What is a debit card?

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What is a debit card?

Rounding it up

  • You receive a debit card when you open a bank account, in most cases

  • Debit cards are linked to your chequing account, meaning you only spend your own money when you use them (unlike with credit cards)

  • They are a widely-accepted and secure way to spend your money

  • Some debit cards provide benefits like fraud protection and benefits programs

  • There is no legal minimum age requirement to have a debit card, but minors will need the help of an adult to get one

4 min read

Sam Boyer
#debit card#personal finance#banking

When it comes to spending, cash is no longer king. Debit cards reign supreme.

As debit cards are typically linked directly to your chequing account, it’s no surprise they’re the most common type of card in Canadian wallets. When you open a bank account, in the majority of cases, you automatically receive a debit card.

They can be used to make purchases in store, online, and to withdraw cash from your account at an ATM. To learn more about debit cards, read on.

So, what is a debit card?

A debit card is a bank-issued card linked directly to your bank account. They can be used in most stores and restaurants to make purchases electronically, can purchase things online, and can be used at ATMs to take out cash from your account.

Since debit cards are linked to your bank account, you can only spend money that is available in your account at the time of the transaction. They’re similar to cash that way – you can only spend what you have. Unlike cash, though, debit cards don’t take up as much space, you don’t need to worry about loose change, and they are more secure. With debit cards you can also track your spending through your bank statements.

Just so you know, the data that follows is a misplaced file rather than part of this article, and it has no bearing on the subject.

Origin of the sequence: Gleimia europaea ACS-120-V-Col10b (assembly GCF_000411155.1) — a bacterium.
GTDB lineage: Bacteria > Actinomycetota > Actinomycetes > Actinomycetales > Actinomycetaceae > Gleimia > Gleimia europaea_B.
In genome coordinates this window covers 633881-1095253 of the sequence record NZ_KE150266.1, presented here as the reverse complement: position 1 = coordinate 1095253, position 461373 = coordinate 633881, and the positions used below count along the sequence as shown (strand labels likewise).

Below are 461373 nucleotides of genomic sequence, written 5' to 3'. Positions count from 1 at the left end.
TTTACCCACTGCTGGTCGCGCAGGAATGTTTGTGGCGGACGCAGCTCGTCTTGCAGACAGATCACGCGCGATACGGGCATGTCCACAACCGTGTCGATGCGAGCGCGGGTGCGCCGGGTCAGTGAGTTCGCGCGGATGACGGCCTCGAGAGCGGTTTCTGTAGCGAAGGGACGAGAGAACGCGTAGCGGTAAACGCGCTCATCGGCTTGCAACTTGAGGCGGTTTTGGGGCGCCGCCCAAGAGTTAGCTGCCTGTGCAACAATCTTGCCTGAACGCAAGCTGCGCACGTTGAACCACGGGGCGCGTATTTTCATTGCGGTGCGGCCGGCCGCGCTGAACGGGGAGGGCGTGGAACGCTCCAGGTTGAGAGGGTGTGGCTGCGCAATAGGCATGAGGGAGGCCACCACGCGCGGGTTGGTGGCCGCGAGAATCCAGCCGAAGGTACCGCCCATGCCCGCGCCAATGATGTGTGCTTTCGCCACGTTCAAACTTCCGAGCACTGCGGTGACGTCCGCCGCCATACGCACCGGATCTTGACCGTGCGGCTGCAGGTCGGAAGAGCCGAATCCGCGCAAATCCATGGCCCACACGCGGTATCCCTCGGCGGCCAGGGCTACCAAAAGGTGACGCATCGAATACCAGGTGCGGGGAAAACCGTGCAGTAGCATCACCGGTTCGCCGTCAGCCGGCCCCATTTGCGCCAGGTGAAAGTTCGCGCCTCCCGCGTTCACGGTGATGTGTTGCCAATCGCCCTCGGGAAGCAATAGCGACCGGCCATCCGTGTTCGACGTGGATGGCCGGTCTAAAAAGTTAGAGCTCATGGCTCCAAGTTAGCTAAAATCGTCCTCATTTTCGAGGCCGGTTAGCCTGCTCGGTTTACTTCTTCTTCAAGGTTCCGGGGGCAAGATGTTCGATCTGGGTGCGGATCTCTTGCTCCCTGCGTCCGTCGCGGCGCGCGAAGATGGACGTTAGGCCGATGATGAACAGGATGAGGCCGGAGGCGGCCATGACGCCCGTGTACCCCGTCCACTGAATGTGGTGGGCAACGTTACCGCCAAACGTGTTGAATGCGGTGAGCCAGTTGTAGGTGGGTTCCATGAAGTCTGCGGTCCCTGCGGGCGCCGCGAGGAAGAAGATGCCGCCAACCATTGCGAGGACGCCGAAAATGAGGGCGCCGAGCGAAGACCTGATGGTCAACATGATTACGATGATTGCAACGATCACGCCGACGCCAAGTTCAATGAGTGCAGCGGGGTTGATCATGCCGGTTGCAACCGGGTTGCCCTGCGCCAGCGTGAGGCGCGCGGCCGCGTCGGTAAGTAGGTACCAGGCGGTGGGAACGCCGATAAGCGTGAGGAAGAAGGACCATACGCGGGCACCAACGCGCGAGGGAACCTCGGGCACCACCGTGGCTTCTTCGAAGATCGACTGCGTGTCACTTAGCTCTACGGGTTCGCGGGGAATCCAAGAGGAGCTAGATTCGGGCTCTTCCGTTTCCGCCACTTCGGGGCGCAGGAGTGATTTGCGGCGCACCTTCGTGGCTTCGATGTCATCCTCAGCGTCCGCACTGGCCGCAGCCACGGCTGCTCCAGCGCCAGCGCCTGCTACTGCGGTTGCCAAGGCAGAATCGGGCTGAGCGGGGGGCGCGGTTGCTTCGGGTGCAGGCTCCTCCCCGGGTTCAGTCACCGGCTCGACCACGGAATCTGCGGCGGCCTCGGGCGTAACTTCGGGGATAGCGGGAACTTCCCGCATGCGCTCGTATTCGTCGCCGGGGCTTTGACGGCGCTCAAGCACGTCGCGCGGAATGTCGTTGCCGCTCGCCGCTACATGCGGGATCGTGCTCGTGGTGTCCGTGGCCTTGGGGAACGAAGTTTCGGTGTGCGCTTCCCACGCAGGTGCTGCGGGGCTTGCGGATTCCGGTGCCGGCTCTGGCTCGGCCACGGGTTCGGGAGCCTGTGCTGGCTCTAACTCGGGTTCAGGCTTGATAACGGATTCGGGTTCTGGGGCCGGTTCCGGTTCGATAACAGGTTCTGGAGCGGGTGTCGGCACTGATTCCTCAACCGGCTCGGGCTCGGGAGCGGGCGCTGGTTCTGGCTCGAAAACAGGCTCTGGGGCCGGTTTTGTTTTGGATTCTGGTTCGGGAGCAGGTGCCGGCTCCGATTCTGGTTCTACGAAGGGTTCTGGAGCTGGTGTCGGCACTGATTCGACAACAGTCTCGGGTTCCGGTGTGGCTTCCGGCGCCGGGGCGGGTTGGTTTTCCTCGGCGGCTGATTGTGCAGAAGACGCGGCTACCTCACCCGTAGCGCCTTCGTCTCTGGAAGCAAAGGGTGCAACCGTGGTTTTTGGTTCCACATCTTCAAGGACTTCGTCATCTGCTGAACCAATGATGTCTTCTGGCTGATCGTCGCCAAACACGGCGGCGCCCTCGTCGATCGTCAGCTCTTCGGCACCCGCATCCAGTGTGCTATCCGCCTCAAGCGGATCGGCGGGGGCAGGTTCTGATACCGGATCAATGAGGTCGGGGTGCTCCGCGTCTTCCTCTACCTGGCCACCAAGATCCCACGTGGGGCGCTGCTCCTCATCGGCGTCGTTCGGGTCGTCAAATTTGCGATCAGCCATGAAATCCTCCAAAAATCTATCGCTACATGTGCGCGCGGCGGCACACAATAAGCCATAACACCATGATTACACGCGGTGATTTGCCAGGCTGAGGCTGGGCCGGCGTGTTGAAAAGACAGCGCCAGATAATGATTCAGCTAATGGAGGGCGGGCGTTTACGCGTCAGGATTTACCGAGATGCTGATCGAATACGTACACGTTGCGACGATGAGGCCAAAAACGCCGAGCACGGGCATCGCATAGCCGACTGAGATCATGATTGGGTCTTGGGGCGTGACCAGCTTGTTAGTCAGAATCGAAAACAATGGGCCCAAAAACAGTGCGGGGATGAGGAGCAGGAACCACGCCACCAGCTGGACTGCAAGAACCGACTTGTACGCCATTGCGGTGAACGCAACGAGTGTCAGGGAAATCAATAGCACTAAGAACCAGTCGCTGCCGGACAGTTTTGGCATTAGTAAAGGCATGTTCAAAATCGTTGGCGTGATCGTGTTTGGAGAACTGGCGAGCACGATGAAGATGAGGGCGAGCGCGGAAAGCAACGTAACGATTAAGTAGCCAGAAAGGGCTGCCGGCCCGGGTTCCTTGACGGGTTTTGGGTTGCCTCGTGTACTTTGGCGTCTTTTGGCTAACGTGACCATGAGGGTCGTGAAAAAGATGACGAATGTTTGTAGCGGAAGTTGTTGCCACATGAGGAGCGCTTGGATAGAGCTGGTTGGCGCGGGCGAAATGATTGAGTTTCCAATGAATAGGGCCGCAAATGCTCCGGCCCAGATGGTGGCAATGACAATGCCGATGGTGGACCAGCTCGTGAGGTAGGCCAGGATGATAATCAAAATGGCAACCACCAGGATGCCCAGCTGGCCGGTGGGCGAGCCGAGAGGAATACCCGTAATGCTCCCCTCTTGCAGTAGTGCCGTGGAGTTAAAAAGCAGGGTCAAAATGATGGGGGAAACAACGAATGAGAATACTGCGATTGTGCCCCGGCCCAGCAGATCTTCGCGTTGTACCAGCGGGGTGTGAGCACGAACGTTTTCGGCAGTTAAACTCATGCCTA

Debit cards look similar to credit cards, but they function differently. The main difference is that credit cards borrow money from a bank that will have to pay back in future, where debit cards draw directly from your chequing account.

Debit cards are more secure than cash because they have built-in safety features. If you lose cash or it’s stolen, that money is effectively gone. Anyone who finds or takes your cash will be able to spend it. With a debit card, your money is protected in a few ways. First, debit cards have a PIN (personal identification number), which is a four-number security code. Second, you can report a lost or stolen debit card to your card issuer to have it deactivated.

Your bank can issue you a new card and can investigate and often refund any fraudulent purchases made on it. Third, debit cards typically have a daily purchase limit, meaning you can only spend a set amount per day – this limit prevents someone draining your account if they find or steal your debit card.

Some debit cards also offer rewards programs, including movie points, airline miles, and cash back.

How do you get a debit card?

You usually receive a debit card when you open an account with a bank or other financial institution. Debit cards are easiest to get as an adult as many banks only open accounts for people that are the age majority where they live (18 or 19 years old, depending on the province or territory in Canada).

However, there is technically no legal age requirement to hold a debit card. This means children and teens can have a debit card, but they will need to be supported by their parents or guardians. It usually comes down to the decision of a parent or guardian whether their children should have a debit card. Some banks require an adult to set up an account in their child’s name – called a custodial checking account or youth bank account – which will come with a debit card.

Youth bank accounts give kids control of their own money, under the supervision of their caregivers. Other banks only allow caregivers to add a child to a joint bank account – meaning their child can have a debit card, but any money they spend with the card will come out of the adult’s account.